Victoria was apparently inured to the chill, but her Highland sojourns were often less popular with her entourage and some distinguished visitors. Lord Clarendon, a British foreign secretary, complained that Balmoral was so cold that his toes were frostbitten at the dinner table. Tsar Nicholas II, who visited in 1896, reportedly commented that Balmoral was colder than the Siberian wastes.

More contemporary downsides include the large number of properties used as second homes or holiday lets, which means the population of local villages plummets out of season. There is also a relative preponderance of older residents since young people tend to move away. “For the young people of the villages, property is probably not affordable – but then there’s no work for them here either,” says one Braemar resident.

Lesley Davidson, solicitor at Fraser and Mulligan in Ballater village, says many people choose to retire to the area and that the recovery in property prices seems to be driven by the UK’s general economic recovery with added help from the oil boom in Aberdeen.

In Royal Deeside, prices start below £100,000 for an estate cottage in need of renovation and run to more than £500,000 for handsome manses or modern villas. Offers begin at £900,000 through Strutt & Parker for Greystones, a grand late-Victorian house built of local granite with six bedrooms. As well as 1.4 acres of land, the property includes a croquet lawn, woodland and vegetable patch.

It will be more difficult to buy any of the area’s more extravagant properties – or indeed to acquire the land and planning permissions needed to emulate Queen Victoria’s husband, Prince Albert, in constructing your own Caledonian fantasy. Most of Royal Deeside lies within the Cairngorms National Park and is subject to strict rules on development.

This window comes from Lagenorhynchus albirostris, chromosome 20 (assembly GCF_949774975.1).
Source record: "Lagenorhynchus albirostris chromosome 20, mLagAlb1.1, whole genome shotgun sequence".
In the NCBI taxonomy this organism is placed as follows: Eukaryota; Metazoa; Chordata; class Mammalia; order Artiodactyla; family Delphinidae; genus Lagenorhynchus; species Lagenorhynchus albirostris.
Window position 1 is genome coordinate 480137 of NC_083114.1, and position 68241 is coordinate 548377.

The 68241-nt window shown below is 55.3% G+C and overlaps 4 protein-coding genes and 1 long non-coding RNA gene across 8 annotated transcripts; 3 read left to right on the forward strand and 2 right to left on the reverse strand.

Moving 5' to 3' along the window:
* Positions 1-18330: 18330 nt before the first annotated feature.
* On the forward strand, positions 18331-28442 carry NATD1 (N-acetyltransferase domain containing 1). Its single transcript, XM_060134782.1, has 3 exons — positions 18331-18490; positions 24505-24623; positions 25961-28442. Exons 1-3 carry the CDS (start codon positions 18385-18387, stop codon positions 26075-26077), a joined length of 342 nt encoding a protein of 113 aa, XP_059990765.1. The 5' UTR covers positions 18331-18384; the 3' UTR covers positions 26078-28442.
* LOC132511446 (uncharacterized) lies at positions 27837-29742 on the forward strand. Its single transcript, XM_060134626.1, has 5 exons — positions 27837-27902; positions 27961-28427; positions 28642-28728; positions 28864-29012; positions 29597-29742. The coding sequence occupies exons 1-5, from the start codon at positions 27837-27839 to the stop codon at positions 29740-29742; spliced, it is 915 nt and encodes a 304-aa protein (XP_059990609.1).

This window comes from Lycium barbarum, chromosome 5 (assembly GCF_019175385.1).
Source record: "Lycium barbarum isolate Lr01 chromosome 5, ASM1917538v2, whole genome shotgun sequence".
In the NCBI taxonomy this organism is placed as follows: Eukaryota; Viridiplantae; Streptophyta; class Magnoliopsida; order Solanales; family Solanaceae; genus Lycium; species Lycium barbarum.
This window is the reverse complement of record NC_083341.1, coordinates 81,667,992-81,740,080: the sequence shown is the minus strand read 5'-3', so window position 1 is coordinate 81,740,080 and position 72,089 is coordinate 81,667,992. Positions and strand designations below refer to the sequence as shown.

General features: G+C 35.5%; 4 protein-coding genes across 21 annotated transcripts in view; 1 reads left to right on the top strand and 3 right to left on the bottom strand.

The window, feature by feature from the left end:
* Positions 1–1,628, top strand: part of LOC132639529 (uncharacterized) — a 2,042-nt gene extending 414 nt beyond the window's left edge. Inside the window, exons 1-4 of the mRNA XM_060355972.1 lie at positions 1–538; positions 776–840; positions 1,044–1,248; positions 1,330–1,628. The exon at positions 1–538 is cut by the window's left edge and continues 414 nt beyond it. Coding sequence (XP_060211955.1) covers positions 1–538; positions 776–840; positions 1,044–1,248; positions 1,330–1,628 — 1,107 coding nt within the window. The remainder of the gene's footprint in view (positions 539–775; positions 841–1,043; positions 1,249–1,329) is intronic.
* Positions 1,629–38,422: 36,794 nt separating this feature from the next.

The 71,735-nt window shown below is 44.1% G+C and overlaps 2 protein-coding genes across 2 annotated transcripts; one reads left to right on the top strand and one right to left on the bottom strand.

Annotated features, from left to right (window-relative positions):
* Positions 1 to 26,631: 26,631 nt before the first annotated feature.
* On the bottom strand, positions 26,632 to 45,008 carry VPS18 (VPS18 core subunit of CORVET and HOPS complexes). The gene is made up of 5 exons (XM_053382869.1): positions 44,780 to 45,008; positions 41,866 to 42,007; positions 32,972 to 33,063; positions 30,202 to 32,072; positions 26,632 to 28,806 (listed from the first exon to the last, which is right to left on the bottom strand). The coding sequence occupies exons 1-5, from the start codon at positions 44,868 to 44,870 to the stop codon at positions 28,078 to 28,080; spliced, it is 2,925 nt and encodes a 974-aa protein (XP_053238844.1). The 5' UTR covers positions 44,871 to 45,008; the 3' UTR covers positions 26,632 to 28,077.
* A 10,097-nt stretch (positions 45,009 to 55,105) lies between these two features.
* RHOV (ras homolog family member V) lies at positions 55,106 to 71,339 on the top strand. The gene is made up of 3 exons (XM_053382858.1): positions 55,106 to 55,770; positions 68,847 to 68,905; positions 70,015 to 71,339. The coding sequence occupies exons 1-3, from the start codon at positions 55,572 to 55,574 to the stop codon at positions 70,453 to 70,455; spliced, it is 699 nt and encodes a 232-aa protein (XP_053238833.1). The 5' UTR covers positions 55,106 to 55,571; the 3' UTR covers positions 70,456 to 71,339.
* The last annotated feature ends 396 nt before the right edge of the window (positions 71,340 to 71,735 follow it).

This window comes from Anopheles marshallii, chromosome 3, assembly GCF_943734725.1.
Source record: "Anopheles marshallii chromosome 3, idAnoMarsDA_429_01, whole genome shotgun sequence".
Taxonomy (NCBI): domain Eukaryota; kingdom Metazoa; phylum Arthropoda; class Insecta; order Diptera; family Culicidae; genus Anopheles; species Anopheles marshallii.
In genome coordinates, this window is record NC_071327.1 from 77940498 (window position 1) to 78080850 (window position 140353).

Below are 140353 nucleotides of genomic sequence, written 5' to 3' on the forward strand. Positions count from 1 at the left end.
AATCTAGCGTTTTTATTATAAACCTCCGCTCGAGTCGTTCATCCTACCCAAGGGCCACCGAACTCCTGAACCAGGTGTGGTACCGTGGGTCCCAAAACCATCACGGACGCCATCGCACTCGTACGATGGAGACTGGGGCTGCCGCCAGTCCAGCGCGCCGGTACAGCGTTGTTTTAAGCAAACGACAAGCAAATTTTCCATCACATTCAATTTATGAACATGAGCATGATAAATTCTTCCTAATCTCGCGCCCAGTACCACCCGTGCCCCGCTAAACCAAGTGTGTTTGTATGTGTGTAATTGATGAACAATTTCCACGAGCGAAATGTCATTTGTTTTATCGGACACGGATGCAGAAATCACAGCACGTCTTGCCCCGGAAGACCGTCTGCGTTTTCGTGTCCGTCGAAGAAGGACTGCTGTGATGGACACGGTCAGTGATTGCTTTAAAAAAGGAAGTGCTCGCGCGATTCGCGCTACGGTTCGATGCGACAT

Buyers looking for a flavour of the Highland high-life would be wise to be flexible about location. Candacraig House in Strathdon to the north gives an idea of the possibilities. Sold recently by the Scottish comedian Billy Connolly and his wife Pamela Stephenson, the 12-bedroom mansion features a turreted Baronial façade, tartan wallpaper and 14 acres of woodland. Local media say it was bought for £3m.

Christie of CKD Galbraith says Royal Deeside may have the royal lustre but there are other good options nearby. “It’s a short trip up the road to Strathdon, where there is better value for money, it’s equally easy to get to Aberdeen and I think the scenery is just as beautiful,” he says.

Mure Dickie is the FT’s Scotland correspondent

Buying guide

● Most buyers are from Scotland, but many come from elsewhere, particularly England, the United Arab Emirates and the US

● The small area means a very limited supply of high-end properties

What you can buy for . . . 

£350,000 A period three-bedroom granite house in a Deeside village

£600,000 A modern six-bedroom home with a landscaped garden

£1m A detached nine-bedroom listed property within a conservation area

Copyright The Financial Times Limited 2017. All rights reserved.